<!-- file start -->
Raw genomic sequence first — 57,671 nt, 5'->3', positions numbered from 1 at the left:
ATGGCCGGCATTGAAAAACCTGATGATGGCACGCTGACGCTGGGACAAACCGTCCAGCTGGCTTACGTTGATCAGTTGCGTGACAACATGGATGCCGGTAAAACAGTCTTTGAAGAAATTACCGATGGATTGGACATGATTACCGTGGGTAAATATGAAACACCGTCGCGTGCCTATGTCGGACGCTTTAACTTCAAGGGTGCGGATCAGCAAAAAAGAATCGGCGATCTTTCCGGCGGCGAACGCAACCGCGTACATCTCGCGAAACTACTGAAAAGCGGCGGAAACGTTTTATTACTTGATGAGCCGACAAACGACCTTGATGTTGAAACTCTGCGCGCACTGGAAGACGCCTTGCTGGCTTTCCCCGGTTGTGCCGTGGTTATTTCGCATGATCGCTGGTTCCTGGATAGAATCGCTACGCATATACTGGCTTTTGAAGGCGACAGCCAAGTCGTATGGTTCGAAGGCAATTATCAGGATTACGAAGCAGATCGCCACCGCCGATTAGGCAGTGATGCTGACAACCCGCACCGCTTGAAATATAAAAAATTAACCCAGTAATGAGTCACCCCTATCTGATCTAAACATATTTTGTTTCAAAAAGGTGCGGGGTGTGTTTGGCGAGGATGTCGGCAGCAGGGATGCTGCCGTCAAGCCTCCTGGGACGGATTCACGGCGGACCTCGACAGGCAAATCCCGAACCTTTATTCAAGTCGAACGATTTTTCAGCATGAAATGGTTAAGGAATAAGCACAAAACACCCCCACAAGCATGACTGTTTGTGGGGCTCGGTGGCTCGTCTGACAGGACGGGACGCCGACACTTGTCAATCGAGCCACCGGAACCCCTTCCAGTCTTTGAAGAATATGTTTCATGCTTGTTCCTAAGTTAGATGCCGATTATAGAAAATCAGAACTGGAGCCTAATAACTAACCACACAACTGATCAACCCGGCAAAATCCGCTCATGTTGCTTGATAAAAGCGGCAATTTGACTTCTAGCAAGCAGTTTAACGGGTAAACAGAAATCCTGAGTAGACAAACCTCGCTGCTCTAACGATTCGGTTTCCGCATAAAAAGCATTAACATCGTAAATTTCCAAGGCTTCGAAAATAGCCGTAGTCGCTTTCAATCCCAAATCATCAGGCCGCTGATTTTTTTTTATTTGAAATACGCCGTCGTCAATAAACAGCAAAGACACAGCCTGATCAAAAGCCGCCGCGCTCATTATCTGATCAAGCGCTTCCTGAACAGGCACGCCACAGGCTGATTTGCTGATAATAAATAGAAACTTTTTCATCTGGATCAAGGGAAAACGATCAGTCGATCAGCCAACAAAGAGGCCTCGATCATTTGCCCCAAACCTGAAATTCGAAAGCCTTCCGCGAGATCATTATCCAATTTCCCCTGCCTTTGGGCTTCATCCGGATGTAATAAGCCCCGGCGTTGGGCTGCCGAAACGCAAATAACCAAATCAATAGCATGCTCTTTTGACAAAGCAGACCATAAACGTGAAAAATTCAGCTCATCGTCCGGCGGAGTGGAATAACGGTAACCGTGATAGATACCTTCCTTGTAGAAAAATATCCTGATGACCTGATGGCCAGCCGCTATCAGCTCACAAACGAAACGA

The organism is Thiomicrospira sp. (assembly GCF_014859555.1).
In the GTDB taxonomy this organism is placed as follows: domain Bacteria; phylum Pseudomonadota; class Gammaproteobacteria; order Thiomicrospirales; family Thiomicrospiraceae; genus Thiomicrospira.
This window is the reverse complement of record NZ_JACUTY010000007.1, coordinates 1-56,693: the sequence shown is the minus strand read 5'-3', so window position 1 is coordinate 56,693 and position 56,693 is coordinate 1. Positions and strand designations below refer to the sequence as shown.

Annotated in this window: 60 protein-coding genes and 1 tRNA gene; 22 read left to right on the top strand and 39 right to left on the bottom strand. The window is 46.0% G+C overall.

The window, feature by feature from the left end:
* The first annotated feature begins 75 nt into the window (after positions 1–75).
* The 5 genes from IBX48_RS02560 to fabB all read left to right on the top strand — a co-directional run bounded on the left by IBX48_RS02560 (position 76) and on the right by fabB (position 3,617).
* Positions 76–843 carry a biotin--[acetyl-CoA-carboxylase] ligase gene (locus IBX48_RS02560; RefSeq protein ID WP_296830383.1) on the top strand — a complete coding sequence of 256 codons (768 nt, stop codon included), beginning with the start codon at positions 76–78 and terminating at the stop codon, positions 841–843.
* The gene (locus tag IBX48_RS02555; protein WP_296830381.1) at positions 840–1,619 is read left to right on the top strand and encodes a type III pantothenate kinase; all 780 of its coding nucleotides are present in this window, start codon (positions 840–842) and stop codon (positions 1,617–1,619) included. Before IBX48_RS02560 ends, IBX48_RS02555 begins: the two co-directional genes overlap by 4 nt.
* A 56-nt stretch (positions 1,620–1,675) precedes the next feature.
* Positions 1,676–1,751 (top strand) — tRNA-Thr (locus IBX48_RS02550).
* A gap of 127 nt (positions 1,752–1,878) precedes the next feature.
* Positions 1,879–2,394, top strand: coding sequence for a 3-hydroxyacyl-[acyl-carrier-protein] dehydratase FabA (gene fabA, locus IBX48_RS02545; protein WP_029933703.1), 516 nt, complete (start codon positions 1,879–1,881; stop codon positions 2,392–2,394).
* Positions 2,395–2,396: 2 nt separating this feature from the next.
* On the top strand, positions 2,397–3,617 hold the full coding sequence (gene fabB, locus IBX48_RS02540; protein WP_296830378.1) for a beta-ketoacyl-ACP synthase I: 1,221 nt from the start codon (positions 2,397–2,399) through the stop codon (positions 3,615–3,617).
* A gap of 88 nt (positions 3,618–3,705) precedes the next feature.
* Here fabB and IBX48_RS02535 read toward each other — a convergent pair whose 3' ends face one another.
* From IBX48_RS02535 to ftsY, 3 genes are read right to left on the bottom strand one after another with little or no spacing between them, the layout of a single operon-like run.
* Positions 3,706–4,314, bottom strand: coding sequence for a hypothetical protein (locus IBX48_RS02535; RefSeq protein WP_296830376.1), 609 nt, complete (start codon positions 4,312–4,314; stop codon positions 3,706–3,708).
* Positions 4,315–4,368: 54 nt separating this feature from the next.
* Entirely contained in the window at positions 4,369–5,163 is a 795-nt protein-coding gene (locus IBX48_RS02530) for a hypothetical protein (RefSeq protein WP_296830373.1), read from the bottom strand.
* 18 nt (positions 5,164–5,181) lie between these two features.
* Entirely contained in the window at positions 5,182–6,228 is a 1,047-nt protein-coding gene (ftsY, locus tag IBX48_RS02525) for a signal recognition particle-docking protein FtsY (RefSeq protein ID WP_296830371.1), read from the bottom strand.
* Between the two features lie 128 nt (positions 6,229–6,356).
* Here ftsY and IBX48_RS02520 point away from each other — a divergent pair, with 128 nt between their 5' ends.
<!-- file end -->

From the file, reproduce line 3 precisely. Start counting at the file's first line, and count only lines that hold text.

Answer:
The organism is Thiomicrospira sp. (assembly GCF_014859555.1).